As global food production and agriculture evolve, we need innovative solutions to address the most urgent challenges. As a result, we invest in companies that align with Cargill’s long-term growth objectives to turn “imagine if” into “we can” on a global scale. We are exploring what the next generation of food will look like, a great example of which can be found in our partnership with ENOUGH. This partnership will enable large-scale protein production of ENOUGH’s signature ABUNDA® mycoprotein, which is produced through a more sustainable fermentation process (with  Cargill’s glucose syrup as a main ingredient).

A chicken alternative made with ABUNDA

Our investments are considered the starting point for long-term, truly strategic partnerships. An advantage that Cargill offers as an investor is access to expertise in areas such as commercial operations, supply chain, regulatory, R&D or procurement. Additionally, there is opportunity to access a global network and deep relationships with key customers – which many start-ups need to scale their businesses.

What are some of the key challenges you’ve encountered in the development of meat and dairy alternative solutions, and how is Cargill addressing these challenges?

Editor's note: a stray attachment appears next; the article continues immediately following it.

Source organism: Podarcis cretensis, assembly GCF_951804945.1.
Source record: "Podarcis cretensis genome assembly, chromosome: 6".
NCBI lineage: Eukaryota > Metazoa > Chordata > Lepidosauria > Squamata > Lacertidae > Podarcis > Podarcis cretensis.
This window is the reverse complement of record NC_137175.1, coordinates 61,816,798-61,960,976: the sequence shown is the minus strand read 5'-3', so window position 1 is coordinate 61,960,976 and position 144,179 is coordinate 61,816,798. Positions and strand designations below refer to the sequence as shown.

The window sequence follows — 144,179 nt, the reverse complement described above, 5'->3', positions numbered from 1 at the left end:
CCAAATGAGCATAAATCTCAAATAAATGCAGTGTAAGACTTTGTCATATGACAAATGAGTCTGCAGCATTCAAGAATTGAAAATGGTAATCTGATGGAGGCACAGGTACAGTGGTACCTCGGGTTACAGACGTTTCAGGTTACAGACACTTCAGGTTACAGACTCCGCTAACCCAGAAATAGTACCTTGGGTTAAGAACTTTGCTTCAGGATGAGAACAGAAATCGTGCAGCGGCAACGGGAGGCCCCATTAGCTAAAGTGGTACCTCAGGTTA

Taste, nutrition, value for money and naturalness are the top concerns within the sector – and therefore key opportunities to optimize plant–based solutions. We’re particularly focused on improving product variety (such as by using different resources, raw materials and technology base),  helping innovators scale technology, and increasing the accessibility of alternative proteins.

We’re also looking at how we can do more with less through innovation to help plant-based reach price parity with animal-derived solutions on the shelves. Value-consciousness is a key consideration in the market, especially if we want to convince flexitarians (a growing number of consumers) to try plant-based products – both the quality and affordability will need to be more favorable than it is today.

Cargill meatballs
© Cargill

We can do this through innovation – doing more with less and leveraging our full portfolio of solutions. One example is a dairy hybrid (combination of animal and plant-based) as an alternative to Greek-style yogurt that we showcased at FiE 2023.

“We’re also looking at how we can […] help plant-based reach price parity with animal-derived solutions”

The plant-based trend has truly mainstreamed in recent years, and hybrid dairy is about creating the best of both worlds by reaching the consumers who want to boost their plant-based intake. Our product developers have created a delicious alternative to a conventional creamy dairy dessert. It delivers on the dairy experience in terms of taste and texture but also improves the Nutri-Score, containing 50% cow’s milk and 50% vegetable protein.

How has the food industry’s demand for meat & dairy alternative solutions developed over the last few years, and how is Cargill adapting its strategies to meet these evolving demands?